The last character met on Besaid is Kimahri, a Ronso whose only care in the world of Spira seems to be Yuna's safety, no matter the cost. He also doesn't like to talk.
Later on in the party's journey, Tidus meets back up with Auron, who asks to become a Guardian to Yuna to join them on their journey. His experience and wisdom helps an otherwise naive group of Guardians protect their friend.
Finally, the party meets Rikku, who Tidus was saved by before he washes up on Besaid. She is a perky and driven Al Bhed who also has a vested interest in protecting Yuna while trying everything she can to get Yuna to quit her Pilgrimage.
It's this cast of characters that really gets things going as they travel the world to complete Yuna's Pilgrimage so that she might become strong enough to defeat Sin like her father before her. As they travel, they find places destroyed by Sin. They find people who still have hope and people who have given it up long ago. Each encounter strengthens the bond the party has with each other and the connection that I in turn feel to each character.
Left to right: Auron, Rikku, Wakka, Tidus, Yuna, Kimahri, Lulu
Left to right: Auron, Rikku, Wakka, Tidus, Yuna, Kimahri, Lulu
This is because, suddenly, it's not just Tidus's story anymore, or even my story. The cast is so diverse and fleshed out that each character met along the way feels like they are the center of their own story, because they are. Different backgrounds, motives, ideas, and personalities all come together or go against each other to create an interesting and dynamic world which anyone could draw parallels to outside of Final Fantasy X.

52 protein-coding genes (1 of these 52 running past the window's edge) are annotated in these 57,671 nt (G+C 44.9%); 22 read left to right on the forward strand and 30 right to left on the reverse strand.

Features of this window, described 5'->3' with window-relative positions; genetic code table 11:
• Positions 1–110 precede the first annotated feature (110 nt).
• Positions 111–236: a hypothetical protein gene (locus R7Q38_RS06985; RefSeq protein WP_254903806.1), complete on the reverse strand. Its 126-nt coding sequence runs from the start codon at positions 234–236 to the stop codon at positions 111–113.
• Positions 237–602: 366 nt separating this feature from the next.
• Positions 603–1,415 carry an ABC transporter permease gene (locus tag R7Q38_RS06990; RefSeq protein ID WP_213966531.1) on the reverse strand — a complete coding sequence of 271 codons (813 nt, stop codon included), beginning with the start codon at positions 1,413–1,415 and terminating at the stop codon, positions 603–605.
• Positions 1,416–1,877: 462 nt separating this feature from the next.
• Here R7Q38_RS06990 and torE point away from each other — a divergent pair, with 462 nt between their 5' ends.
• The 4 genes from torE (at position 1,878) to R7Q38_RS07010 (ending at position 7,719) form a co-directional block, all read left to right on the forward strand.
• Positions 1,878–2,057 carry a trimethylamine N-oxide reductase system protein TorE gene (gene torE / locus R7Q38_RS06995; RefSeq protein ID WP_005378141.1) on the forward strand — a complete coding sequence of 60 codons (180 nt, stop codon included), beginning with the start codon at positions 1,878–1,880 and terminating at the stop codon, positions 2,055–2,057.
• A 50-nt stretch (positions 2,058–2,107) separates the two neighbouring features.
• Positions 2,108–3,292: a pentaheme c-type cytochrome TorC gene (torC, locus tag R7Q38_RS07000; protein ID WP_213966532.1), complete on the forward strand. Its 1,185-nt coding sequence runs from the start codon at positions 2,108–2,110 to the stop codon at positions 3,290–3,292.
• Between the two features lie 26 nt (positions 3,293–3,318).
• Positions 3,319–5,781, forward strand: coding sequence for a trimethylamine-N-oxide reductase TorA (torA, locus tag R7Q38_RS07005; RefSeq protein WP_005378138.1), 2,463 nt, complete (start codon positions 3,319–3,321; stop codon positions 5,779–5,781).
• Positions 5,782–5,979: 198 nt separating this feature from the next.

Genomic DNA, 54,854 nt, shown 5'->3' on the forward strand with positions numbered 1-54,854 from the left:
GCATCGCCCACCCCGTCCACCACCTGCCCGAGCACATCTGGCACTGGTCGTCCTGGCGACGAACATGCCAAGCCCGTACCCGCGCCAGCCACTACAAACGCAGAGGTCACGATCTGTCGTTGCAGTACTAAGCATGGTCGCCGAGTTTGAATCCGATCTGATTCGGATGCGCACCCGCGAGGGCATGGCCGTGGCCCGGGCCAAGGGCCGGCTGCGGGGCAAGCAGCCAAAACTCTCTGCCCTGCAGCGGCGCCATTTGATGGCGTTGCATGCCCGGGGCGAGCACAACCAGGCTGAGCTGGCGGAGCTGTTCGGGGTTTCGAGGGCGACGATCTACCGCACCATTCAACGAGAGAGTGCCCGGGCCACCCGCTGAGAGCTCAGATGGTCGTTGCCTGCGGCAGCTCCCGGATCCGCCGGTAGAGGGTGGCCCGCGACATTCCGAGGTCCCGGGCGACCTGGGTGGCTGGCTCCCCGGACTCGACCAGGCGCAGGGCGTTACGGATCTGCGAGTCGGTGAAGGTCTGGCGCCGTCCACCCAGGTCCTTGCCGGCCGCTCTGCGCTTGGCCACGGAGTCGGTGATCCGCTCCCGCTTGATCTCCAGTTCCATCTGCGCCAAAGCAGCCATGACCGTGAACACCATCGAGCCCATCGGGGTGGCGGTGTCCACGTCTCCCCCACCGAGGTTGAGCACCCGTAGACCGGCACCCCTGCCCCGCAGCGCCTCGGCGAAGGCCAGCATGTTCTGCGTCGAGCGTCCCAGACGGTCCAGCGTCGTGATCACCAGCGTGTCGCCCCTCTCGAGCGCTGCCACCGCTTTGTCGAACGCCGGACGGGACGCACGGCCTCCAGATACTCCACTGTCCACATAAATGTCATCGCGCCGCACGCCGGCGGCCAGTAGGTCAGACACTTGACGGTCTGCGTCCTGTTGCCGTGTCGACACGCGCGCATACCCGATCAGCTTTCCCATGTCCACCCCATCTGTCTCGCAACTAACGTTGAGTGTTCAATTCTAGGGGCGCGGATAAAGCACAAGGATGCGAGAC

Each location the party comes across is equally as unique, with personalities to match at every step. From tribal islands to grand trade hubs and cities, the varying places in the world have clearly received the same attention to detail that each character, both main or supporting, got as part of their background.
It's hard to follow one character's mindset throughout all of Final Fantasy X, since many of the characters, particularly Tidus, are growing and changing in their own ways while the story progresses. And while the story progresses, it gets gradually darker as the ones the characters and the player are supposed to trust in are perpetuating a religion built on lies to control people and their history.
Characters once thought to be friends turn out to be central antagonists, and the party has to throw aside everything they believed about Yevon and morality to do what they have to at any cost to stop Sin.
While in many ways, Final Fantasy X is a story about religion, corruption, and immorality, it's a story about so much more, too.
It's seen in Tidus's initial selfishness, just wanting to get back home, even though this new world needs him more than his old one does.
It's seen in Yuna's self-sacrifice, putting herself after everyone else at any and every cost.
It's seen in Wakka's climactic moment after finding out the cause he's spent his life believing in and defending was a lie.